How to run low-cost minecraft on a raspberry pi for block building on the cheap

If you’re a Minecraft fan and a Pi owner, you’ve probably already downloaded a copy of Minecraft: Pi Edition. But are you getting the most out of the fact that you can modify the world with code in-game?

If you’re not sure where to start, or if you’re looking for ideas (sometimes being given a blank canvas can be lousy for getting the brain sparking), Martin O’Hanlon at the marvellous has several tutorials on Minecraft: Pi Edition, from installing the game to using the Minecraft API to build wonderful things, like magical bridges that appear where’er you walk, games of hide and seek, and in-game analogue clocks.

The hide and seek hack is easy and rewarding: with a little coding you’ll be able to get the game to hide a diamond somewhere in the world for you to find, and to give you hints of the warmer/colder variety.

And we’re all agreed that the clock is just brilliant (it’s also big enough that you can go and stand on the hands). Again, the project has its own page with code and a spot of discussion.

We’d love to see what you’ve been doing in Minecraft – take some video, or write something about your experiments on your own website, and let us know about it!

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Kevvy Wilch

This might just be the catalyst that gets my two boys interested in coding 🙂


Been playing with Minecraft and since I make a lot of mistakes I needed a fair few new blank worlds so I can see what I’m doing. When I mess one up too much I just restart with a different world allowing me to keep going with the coding.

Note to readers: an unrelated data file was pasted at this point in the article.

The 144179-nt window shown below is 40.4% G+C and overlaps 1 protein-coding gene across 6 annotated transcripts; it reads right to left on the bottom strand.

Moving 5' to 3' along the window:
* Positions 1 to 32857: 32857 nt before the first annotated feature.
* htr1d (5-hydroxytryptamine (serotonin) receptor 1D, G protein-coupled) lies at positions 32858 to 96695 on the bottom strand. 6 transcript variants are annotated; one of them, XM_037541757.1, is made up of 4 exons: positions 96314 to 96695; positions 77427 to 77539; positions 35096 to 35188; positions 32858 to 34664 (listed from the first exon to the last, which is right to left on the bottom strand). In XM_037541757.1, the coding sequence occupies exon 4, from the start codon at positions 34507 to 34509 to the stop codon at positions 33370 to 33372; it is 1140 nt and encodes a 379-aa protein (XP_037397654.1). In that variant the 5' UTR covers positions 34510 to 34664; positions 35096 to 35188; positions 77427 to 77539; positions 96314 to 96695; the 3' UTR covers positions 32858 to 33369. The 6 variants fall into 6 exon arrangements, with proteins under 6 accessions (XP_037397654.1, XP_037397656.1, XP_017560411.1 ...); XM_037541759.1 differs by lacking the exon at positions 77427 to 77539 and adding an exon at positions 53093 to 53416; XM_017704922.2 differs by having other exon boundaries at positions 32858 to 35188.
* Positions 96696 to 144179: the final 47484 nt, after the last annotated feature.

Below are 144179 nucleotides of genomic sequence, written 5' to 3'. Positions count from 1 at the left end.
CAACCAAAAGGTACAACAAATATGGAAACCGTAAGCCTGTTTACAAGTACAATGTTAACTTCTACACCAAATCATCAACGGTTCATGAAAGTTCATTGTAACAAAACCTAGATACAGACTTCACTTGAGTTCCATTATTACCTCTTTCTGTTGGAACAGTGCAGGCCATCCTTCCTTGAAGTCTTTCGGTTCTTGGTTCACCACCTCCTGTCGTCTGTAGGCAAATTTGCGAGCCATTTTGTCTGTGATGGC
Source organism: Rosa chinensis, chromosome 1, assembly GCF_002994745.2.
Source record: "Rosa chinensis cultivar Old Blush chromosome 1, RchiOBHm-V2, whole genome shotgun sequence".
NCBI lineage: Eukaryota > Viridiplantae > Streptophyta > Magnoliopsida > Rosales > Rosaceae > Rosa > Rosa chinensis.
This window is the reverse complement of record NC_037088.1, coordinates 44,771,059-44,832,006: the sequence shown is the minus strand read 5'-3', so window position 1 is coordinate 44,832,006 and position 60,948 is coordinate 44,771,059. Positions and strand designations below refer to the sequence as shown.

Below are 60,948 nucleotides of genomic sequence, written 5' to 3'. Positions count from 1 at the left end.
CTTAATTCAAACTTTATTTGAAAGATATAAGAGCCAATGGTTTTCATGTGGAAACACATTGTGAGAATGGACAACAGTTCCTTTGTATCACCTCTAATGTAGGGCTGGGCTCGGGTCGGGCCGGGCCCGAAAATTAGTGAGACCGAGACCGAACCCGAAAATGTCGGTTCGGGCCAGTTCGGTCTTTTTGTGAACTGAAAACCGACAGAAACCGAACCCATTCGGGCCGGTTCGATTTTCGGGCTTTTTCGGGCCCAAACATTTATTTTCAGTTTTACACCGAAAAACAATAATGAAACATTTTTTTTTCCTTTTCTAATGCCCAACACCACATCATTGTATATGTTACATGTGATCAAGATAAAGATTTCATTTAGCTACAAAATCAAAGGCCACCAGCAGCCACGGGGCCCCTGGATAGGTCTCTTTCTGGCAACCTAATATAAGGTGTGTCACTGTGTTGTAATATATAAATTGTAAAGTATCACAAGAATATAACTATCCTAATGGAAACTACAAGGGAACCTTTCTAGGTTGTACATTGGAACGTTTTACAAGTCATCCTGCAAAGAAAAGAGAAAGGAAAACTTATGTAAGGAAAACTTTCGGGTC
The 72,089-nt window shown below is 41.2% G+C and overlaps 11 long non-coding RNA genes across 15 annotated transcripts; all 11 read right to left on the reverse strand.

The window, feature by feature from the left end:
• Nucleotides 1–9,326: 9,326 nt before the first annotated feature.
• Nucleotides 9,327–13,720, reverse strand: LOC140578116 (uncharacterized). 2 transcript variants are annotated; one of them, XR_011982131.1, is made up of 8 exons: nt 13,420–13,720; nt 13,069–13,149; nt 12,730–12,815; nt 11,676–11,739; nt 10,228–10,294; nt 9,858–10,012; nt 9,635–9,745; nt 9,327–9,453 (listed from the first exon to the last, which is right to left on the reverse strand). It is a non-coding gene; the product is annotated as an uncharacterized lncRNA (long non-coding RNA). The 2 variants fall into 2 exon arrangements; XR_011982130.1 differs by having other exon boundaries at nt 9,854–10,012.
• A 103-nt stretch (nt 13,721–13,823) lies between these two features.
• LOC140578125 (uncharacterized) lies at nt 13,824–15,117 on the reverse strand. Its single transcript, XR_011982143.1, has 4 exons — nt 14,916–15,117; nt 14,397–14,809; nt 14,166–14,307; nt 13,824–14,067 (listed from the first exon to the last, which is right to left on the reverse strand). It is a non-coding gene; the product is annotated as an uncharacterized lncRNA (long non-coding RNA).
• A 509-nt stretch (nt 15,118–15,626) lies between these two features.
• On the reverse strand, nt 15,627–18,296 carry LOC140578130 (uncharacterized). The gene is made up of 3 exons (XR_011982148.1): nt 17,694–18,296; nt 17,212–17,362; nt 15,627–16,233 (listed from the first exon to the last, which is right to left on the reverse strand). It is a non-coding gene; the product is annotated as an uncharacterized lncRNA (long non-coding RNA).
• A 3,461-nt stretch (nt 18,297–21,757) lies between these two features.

I also copied the blank worlds so that when (not if) I mess up all the ones available I can just copy in new ones and start again. It’s a mix of python code and some manual editing in a hex editor. Nothing too complex.

Below is a short howto on what to do.

Mike Karthauser

One of the best resources ive come across for minecraft on the Pi is which includes many of the examples you’ve posted about as well as loads more. Even neater is that the site has its own GitHub repo where you can get all the python scripts ready to run on your Pi

Rui Andrade

I set up a minecraft server using my Pi. It runs well. There’s a topic dedicated to it on the forums!

Would you be able to write up a 2 page article with the info in your thread of the best working version?

Rui Andrade

Jim Manley

I assigned students in a 6th grade science class I teach (as part of the Troops To Teachers program) to build models of the water, carbon, and nitrogen cycles. A surprising number (including some long-term discipline problems who had shown no interest in school, much less science) asked if they could build them in Minecraft instead of the traditional plaster/cardboard/painted dioramas. I hesitated at first, knowing they would likely goof off and just play in default random worlds that came up when it start. It would be difficult to supervise all 56 kids working on all of the various physical and virtual models (just keeping them from covering each other in paint was enough of a challenge). To my amazement and surprise, though, they actually built some really intricate Minecraft worlds with all sorts of waterfalls, clouds, precipitation, and even animated evaporation and condensation representations. They were required to label everything and cleverly created all sorts of variations on the carved signposts included in the stock Minecraft collection of tools and materials.